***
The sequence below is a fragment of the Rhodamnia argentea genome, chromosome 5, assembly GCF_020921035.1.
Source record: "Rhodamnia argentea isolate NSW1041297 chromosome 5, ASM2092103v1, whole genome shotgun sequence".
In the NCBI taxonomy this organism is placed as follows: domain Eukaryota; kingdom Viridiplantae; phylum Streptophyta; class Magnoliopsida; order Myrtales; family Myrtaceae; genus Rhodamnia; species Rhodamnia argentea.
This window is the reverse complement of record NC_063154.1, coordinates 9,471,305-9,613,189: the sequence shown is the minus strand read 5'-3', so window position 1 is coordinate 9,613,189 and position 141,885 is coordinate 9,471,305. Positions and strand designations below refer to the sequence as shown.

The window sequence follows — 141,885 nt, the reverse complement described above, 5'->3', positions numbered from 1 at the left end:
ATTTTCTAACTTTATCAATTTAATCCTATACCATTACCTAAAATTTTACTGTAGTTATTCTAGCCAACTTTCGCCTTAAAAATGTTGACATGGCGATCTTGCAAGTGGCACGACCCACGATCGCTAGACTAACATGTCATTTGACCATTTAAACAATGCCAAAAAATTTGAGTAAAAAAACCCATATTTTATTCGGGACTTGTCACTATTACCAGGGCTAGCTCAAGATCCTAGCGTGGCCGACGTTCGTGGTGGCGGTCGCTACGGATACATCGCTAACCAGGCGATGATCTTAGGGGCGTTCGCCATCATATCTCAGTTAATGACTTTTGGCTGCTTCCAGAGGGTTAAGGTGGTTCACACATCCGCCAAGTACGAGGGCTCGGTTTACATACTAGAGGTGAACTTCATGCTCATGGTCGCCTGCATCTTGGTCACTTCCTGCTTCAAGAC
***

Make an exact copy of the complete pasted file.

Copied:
The sequence below is a fragment of the Rhodamnia argentea genome, chromosome 5, assembly GCF_020921035.1.
Source record: "Rhodamnia argentea isolate NSW1041297 chromosome 5, ASM2092103v1, whole genome shotgun sequence".
In the NCBI taxonomy this organism is placed as follows: domain Eukaryota; kingdom Viridiplantae; phylum Streptophyta; class Magnoliopsida; order Myrtales; family Myrtaceae; genus Rhodamnia; species Rhodamnia argentea.
This window is the reverse complement of record NC_063154.1, coordinates 9,471,305-9,613,189: the sequence shown is the minus strand read 5'-3', so window position 1 is coordinate 9,613,189 and position 141,885 is coordinate 9,471,305. Positions and strand designations below refer to the sequence as shown.

The window sequence follows — 141,885 nt, the reverse complement described above, 5'->3', positions numbered from 1 at the left end:
ATTTTCTAACTTTATCAATTTAATCCTATACCATTACCTAAAATTTTACTGTAGTTATTCTAGCCAACTTTCGCCTTAAAAATGTTGACATGGCGATCTTGCAAGTGGCACGACCCACGATCGCTAGACTAACATGTCATTTGACCATTTAAACAATGCCAAAAAATTTGAGTAAAAAAACCCATATTTTATTCGGGACTTGTCACTATTACCAGGGCTAGCTCAAGATCCTAGCGTGGCCGACGTTCGTGGTGGCGGTCGCTACGGATACATCGCTAACCAGGCGATGATCTTAGGGGCGTTCGCCATCATATCTCAGTTAATGACTTTTGGCTGCTTCCAGAGGGTTAAGGTGGTTCACACATCCGCCAAGTACGAGGGCTCGGTTTACATACTAGAGGTGAACTTCATGCTCATGGTCGCCTGCATCTTGGTCACTTCCTGCTTCAAGAC